Süßwassertang (or "suesswassertang") is a plant that people in Europe and North America have been growing in their aquaria for a few years now (the name is German for "freshwater seaweed"). Specimens are propagated vegetatively by simply breaking them apart. I haven't been able to find out exactly where it originally came from - internet fora refer to a probable source from a German botanic garden, but it seems that specimens have mostly been passed around by private individuals (see this discussion, for instance). The original assumption seems to have been that it was some sort of liverwort, like a similar-looking aquarium plant known as Monosolenium tenerum or Pellia* (in fact, Süßwassertang has also been referred to as "round pellia", in reference to its different growth habit from true pellia). However, rarely produced gametangia (reproductive organs) suggested that it may be a fern gametophyte instead, and this has been confirmed by Li et al. through molecular analysis.
*It originally appeared on the market as Pellia, but has since been re-designated Monosolenium tenerum (see here). The Wikipedia page on Monosolenium suggests that this may also be wrong, but doesn't give any sources for this claim. Liverworts are far from easy to identify, so it's not outside the realms of possibility.
Süßwassertang turns out to be very closely related to Lomariopsis lineata in the Lomariopsidaceae, which looks like this (photo by Julie Barcelona):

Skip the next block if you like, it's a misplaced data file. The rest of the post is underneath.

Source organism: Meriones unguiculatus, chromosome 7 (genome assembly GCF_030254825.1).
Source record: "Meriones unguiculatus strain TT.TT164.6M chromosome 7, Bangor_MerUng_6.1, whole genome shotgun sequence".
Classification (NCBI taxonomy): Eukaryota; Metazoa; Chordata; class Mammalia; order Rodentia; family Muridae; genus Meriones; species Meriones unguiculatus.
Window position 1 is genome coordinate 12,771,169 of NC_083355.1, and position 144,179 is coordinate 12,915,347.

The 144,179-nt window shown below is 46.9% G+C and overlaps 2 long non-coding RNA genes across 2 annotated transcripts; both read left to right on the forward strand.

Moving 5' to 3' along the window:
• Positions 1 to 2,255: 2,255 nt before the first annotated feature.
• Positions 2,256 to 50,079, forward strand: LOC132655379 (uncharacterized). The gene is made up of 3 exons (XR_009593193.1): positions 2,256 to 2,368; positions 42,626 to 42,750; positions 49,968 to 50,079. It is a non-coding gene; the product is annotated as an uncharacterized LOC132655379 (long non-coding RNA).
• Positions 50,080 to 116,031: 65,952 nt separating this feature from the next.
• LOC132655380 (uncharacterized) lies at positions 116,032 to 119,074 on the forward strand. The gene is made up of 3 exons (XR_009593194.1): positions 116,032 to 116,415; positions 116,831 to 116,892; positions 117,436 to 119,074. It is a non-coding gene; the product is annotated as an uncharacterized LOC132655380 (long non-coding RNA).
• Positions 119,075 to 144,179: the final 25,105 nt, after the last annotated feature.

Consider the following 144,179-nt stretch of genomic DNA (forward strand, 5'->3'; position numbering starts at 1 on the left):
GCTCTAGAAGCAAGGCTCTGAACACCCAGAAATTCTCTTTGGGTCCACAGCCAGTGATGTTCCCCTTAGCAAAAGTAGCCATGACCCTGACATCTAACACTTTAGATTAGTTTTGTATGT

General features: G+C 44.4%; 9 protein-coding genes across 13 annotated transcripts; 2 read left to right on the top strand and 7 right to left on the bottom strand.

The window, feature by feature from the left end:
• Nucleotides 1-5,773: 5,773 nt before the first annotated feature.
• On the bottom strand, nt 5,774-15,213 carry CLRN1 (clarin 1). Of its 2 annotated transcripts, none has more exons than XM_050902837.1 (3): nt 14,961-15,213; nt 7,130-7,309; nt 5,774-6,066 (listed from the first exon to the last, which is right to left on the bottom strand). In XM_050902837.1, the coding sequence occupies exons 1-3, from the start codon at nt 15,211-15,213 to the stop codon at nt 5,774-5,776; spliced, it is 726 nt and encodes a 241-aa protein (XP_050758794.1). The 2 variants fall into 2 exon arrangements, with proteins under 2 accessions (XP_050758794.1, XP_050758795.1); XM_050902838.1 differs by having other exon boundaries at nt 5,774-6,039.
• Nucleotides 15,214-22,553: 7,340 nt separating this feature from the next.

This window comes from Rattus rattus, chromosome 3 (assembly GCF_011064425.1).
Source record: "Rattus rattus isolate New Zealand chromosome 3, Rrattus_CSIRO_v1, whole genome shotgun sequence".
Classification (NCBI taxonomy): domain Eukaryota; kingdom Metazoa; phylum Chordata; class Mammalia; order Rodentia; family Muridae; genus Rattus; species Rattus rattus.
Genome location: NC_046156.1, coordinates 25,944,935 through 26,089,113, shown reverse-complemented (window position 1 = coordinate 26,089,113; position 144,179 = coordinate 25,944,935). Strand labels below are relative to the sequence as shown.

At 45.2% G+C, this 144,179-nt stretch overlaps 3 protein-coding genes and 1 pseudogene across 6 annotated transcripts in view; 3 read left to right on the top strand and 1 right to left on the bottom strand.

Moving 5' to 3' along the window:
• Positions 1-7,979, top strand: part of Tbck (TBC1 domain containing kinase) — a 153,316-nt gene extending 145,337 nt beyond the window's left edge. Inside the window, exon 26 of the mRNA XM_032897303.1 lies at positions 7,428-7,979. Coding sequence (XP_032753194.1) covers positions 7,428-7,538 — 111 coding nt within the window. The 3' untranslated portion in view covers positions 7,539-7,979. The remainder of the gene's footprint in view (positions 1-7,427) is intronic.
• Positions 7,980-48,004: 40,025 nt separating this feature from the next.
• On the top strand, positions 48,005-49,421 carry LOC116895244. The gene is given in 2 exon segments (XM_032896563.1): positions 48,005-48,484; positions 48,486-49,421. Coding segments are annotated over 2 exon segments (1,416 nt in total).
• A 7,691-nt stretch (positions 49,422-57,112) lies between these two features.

Lomariopsis lineata is an Asian species of the pantropical epiphytic fern genus Lomariopsis, members of which can climb up trees on long running stems to heights of ten metres (Rouhan et al., 2007). That an arboreal fern could produce an independent gametophyte is surprising - that such a gametophyte should be aquatic is incredible. A number of websites have already started referring to Süßwassertang as Lomariopsis lineata, but this is jumping the gun a little. To date, no Süßwassertang specimens have been successfully induced to produce sporophytes, despite their occassional production of gametangia (normally in ferns, gametophytes produce male and female gametangia, the gametes from which fertilise each other and grow into sporophytes). Even when Süßwassertang were transplanted into terrestrial conditions, no sporophytes were produced though gametangia production increased (on the other hand, their growth was much reduced). Süßwassertang has so far only been demonstrated to be extremely close to L. lineata, not necessarily identical with it.
As alluded to in the previous post, independent gametophytes may be able to survive in conditions which their relevant sporophytes would find intolerable. The Süßwassertang would seem to be one of the ultimate examples.
Li, F.-W., B. C. Tan, V. Buchbender, R. C. Moran, G. Rouhan, C.-N. Wang & D. Quandt. 2009. Identifying a mysterious aquatic fern gametophyte. Plant Systematics and Evolution 281 (1): 77-86.
Rouhan, G., J. G. Hanks, D. McClelland & R. C. Moran. 2007. Preliminary phylogenetic analysis of the fern genus Lomariopsis (Lomariopsidaceae). Brittonia 59 (2): 115-128.